He didn't look very much like a panhandler. He was clean and cleancut, with nicely groomed gray hair, a polo shirt, bluejeans and jogging shoes. Nothing to set him apart from all the other Saturday shoppers in the parking lot at Home Depot. Except he was asking for money.
It didn't appear that he'd had much practice at it. Kind of like I'd be if I had to ask someone for spare change as they walked to their car in front of Home Depot.
"Excuse me sir," he said. "Do you think you could help me with some gas money for that van over there so I can get back to Arkansas?"
I don't know if that actually was his van or if he'd ever been anywhere near Arkansas, and I didn't want to know what chain of events had led him to this circumstance, trying to beg money from strangers. But I felt a tug of sympathy for him.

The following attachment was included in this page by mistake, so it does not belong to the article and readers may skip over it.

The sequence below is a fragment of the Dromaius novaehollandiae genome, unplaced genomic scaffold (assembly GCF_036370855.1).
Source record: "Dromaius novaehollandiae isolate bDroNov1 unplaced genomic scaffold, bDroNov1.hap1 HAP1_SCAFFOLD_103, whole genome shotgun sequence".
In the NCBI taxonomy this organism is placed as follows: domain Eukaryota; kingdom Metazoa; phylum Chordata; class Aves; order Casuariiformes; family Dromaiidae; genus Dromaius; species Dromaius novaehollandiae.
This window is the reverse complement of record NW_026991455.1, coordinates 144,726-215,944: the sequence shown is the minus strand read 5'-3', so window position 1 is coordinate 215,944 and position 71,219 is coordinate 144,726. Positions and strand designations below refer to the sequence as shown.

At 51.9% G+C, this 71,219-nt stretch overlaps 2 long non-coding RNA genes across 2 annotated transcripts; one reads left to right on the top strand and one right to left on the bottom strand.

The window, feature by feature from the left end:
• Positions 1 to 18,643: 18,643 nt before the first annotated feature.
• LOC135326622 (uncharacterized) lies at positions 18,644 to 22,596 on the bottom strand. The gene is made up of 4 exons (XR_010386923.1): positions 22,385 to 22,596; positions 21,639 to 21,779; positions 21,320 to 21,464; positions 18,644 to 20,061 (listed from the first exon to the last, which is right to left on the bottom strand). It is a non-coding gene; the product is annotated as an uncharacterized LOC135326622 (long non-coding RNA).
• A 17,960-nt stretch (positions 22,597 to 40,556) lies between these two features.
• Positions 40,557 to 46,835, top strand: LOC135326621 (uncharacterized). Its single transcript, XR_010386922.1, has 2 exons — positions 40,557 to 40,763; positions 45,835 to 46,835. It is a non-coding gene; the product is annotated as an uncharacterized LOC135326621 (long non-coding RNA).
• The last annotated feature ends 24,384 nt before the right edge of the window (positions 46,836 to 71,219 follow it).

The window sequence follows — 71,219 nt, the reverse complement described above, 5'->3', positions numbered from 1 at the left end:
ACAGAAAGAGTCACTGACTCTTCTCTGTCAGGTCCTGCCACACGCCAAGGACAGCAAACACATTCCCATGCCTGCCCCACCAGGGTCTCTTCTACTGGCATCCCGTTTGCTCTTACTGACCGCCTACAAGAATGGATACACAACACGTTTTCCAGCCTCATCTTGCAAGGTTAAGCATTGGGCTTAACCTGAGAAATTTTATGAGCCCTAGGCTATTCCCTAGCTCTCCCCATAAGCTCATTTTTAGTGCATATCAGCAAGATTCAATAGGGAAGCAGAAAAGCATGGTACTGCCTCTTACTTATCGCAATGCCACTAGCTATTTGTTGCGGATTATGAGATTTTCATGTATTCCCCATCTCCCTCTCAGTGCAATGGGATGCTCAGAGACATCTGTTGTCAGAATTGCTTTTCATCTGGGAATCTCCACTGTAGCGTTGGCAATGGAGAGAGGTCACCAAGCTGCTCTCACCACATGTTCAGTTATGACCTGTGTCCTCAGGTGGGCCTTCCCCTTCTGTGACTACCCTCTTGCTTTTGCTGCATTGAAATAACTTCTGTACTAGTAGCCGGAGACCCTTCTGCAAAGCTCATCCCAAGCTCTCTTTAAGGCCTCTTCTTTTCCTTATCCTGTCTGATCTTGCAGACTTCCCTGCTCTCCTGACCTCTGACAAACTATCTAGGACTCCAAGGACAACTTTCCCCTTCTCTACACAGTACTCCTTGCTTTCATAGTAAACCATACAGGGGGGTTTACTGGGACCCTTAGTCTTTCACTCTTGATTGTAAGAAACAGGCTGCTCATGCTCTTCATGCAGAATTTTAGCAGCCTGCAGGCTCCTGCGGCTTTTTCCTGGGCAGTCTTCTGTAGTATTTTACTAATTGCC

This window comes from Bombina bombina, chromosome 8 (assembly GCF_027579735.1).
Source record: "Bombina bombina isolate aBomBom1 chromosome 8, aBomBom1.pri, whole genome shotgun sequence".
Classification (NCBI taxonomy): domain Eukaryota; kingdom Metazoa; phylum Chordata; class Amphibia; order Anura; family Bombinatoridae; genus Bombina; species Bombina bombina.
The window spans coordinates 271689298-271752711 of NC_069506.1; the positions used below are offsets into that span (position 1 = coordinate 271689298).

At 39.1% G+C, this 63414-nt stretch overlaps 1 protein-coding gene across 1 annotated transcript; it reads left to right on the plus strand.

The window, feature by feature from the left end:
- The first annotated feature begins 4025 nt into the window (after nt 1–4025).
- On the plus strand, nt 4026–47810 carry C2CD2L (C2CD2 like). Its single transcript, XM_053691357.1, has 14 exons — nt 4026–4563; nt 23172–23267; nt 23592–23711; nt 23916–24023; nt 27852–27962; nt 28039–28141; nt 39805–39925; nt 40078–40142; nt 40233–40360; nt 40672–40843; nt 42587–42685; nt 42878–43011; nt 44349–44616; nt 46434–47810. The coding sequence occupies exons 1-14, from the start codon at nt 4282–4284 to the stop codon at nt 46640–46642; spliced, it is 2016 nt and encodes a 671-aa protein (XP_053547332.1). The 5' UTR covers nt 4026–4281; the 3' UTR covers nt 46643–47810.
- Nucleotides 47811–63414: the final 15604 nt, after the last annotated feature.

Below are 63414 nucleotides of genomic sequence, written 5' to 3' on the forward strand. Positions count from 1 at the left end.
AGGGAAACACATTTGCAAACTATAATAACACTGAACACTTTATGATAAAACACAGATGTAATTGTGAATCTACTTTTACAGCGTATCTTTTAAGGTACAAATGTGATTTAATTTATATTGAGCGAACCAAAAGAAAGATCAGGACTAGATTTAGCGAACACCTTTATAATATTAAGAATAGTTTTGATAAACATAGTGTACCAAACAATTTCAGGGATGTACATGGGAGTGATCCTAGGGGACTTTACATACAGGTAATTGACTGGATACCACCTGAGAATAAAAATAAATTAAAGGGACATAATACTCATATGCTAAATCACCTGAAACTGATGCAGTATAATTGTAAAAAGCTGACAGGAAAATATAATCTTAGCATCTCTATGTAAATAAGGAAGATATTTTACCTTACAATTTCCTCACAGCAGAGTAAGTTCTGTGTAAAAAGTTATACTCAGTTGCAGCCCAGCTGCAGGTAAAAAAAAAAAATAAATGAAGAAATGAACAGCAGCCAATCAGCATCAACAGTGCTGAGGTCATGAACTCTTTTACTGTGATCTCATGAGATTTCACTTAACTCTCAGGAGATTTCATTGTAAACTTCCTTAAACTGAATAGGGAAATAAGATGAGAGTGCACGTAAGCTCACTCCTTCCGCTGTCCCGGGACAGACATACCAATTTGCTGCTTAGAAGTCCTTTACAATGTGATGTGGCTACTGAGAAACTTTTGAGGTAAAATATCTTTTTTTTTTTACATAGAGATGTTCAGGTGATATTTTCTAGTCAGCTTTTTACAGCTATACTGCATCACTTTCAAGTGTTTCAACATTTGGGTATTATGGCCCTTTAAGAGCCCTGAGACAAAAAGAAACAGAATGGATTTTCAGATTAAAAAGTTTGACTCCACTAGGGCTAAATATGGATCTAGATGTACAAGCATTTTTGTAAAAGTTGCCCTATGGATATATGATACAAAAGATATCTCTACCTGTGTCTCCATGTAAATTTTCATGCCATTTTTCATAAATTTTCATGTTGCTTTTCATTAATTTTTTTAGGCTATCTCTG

Linda and I had just finished picking out hundreds of dollars worth of bathroom equipment for a remodeling project. Right then, while millions were suffering through job losses, foreclosures, bankruptcies and other problems, we had the good fortune of being able to think about doing some work on our house.
But the truth was, I didn't have any cash on me to give him. I could have given him my credit card or debit card, but that of course would have been crazy.
"I'm sorry, I don't have any money," I told him.
He nodded, with a "that's okay" smile. Perhaps it was relief. At least I hadn't snarled at him or threatened to tell the management.
If I were in his shoes -- and who knows that I won't be someday, the way things are going -- that's about the best I could hope for in that situation. Maybe people at least won't be nasty to me when I ask them for help.